As Nicholas Roosevelt put it in the foreword of his memoirs a “combination of circum­stances gave [him] the front row seat at numerous important […] events in Europe during the interwar period,” which made it possible for him to “study history in the making” both as a journalist working for acknowledged dailies of the time, such as The New York Times and The New York Herald Tribune, and as a diplomat who served at various European posts in Europe including Hungary between 1930 and 1933. Due to both of these positions Hungarians considered Roosevelt a highly influential person, who could possibly air and expose Hungary’s situation in the international community after World War I, and help further the revision of the Treaty of Trianon. Drawing on his memoirs, diplomatic exchanges, as well as a selection of his newspaper and magazine articles, the essay proposes to reflect on how Roosevelt viewed Hungary, and whether his various forms of written narratives could have any effect and exert any influence in this regard.

  • A Historian in the Service of the Foreign Office: C. A. Macartney (1895-1978) and his writings on Hungary

    This study is focusing on the life of C.A. Macartney as a diplomat and a historian especially on his writings on Hungary and the Hungarian history. The importance of this point goes back to the fact that he published a good number of books and articles on Hungary between the period of 1926 and 1978. It has been proved that this very rich publication activity of him basically influenced the attitudes of the English-speaking intellectual world towards Hungary and the Hungarians. In the life of Macartney the career as a diplomat and his so-called graphomaniac historian activity were closely connected. Although he was an expert of modern Hungarian history and worked for the British Foreign Office as a member of the Foreign Office Research Department (FORD) during WWII years, he also had a very well-grounded knowledge on the history of Austria and the Habsburg Empire. With his diplomatic activity and historical skill Macartney inspired generations of English-speaking historians, intellectuals and decision-makers in the subject of Hungary and the Hungarians. This fact well indicates the long-term importance and influence of C. A. Macartney as a pro-Hungarian historian and diplomat.

  • 1956 at Ten and Beethoven’s Tenth: Edward Alexander and Hungary, 1965-66

    This article looks at Edward Alexander, an American diplomat who served in Hungary between 1965 and 1969, and his various writings. An Armenian-American man of letters, Alexander served in psychological warfare in World War II, then joined cold war radios and later the Foreign Service. Our focus is on the years 1965-67, when he served as Press and Cultural Affairs Officer at the Budapest Legation. Available sources include his official diplomatic reports, his rather large Hungarian state security file, a lifetime interview conducted under the aegis of the State Department in the late 1980s, a book on Armenian history, and a semi-autobiographical intelligence thriller he penned in 2000. These sources allow for a complex evaluation of his performance in Hungary and of his writing skills on account of his attempt to fictionalize his own exploits.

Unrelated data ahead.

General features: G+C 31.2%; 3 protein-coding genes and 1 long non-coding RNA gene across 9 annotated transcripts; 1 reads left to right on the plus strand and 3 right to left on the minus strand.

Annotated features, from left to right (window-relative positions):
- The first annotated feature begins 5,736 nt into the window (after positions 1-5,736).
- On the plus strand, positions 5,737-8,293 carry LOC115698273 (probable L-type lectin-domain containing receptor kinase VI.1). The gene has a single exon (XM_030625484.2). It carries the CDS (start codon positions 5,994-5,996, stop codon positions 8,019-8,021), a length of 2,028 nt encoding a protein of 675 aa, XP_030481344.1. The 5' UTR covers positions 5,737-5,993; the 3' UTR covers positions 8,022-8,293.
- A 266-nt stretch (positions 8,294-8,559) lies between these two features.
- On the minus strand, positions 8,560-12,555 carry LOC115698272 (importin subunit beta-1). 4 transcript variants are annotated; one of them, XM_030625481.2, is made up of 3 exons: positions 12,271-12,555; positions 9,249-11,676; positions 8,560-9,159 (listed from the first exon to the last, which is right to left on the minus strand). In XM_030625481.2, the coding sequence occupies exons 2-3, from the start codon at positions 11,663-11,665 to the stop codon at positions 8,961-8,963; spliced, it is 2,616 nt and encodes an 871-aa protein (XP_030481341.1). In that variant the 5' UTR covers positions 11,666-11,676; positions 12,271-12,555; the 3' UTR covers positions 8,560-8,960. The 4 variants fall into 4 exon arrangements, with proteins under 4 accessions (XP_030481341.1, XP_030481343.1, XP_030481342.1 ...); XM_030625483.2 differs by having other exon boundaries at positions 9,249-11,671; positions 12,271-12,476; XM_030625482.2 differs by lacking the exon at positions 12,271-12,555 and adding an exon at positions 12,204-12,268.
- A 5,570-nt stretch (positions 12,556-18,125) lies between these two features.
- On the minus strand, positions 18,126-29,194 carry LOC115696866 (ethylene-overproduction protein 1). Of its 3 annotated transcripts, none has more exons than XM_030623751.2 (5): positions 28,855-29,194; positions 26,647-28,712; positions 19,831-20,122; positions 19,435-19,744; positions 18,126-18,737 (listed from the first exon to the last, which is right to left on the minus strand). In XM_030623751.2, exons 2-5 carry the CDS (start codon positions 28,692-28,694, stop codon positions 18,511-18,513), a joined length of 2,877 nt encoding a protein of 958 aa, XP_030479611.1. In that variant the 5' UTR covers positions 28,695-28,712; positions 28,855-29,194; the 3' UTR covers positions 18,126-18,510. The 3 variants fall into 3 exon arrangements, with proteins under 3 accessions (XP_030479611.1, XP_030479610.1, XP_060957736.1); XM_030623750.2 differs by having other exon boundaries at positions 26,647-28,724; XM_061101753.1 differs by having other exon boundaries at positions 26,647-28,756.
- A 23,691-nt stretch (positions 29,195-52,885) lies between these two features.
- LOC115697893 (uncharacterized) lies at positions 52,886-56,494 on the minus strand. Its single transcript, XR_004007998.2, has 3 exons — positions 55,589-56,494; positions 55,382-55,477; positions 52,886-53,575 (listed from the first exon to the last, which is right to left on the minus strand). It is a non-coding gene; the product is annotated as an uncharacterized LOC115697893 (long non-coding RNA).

• Een postkoloniale spagaat : Een publieke rede in de VN en een geheim telex¬bericht Albert Helman als diplomaat

    Albert Helman, pseudonym of Surinamese Lou Lichtveld (1903-1996), was a prominent writer of the Dutch-Caribbean. Around 1960 he decided to opt for a job as a diplomat at the Netherlands embassy in Washington and the United Nations in New York. Since his native country, Suriname, was still a part of the Netherlands, it could not lead its own foreign policy. Lichtveld advised the government in Suriname, but worked along the lines of the Foreign Department of The Netherlands in The Hague. This position was extremely complicated: we see him struggling with his loyalties when he has to present the Dutch standpoint in the UN in the case of the apartheid-policy in South-Africa.

  • Allemaal Gelogen: Feit en fictie in Bougainville (1981) van F. Springer

    In this article I briefly introduce the Dutch diplomat and author Carel Jan Schneider (Batavia 1932-Den Haag 2011) and his literary work. Under his pseudonym F. Springer he published fourteen books: novels and short stories. His work has been translated into French, German, Thai, Danish, Bulgarian, Slovak and Japanese. In 1995 Springer was awarded the prestigious Constantijn Huygens Prize for his complete works of fiction.

    In my article I will touch upon the following questions: did Schneider’s profession as a diplomat influence his way of writing and to what extent are fact and fiction interwoven in his work?


About the authors